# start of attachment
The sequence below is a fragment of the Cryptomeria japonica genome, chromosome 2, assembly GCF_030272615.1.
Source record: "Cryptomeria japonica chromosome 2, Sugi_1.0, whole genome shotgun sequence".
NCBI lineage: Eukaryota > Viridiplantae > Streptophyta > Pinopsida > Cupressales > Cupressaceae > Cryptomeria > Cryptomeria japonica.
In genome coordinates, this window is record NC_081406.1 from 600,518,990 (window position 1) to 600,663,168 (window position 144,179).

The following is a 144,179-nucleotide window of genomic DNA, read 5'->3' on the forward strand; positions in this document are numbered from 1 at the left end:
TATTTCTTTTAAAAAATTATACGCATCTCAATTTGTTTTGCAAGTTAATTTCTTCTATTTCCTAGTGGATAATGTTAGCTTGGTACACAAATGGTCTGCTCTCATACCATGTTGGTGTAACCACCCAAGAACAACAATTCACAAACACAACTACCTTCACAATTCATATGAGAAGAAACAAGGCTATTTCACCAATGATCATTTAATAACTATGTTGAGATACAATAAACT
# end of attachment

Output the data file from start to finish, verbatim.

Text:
The sequence below is a fragment of the Cryptomeria japonica genome, chromosome 2, assembly GCF_030272615.1.
Source record: "Cryptomeria japonica chromosome 2, Sugi_1.0, whole genome shotgun sequence".
NCBI lineage: Eukaryota > Viridiplantae > Streptophyta > Pinopsida > Cupressales > Cupressaceae > Cryptomeria > Cryptomeria japonica.
In genome coordinates, this window is record NC_081406.1 from 600,518,990 (window position 1) to 600,663,168 (window position 144,179).

The following is a 144,179-nucleotide window of genomic DNA, read 5'->3' on the forward strand; positions in this document are numbered from 1 at the left end:
TATTTCTTTTAAAAAATTATACGCATCTCAATTTGTTTTGCAAGTTAATTTCTTCTATTTCCTAGTGGATAATGTTAGCTTGGTACACAAATGGTCTGCTCTCATACCATGTTGGTGTAACCACCCAAGAACAACAATTCACAAACACAACTACCTTCACAATTCATATGAGAAGAAACAAGGCTATTTCACCAATGATCATTTAATAACTATGTTGAGATACAATAAACT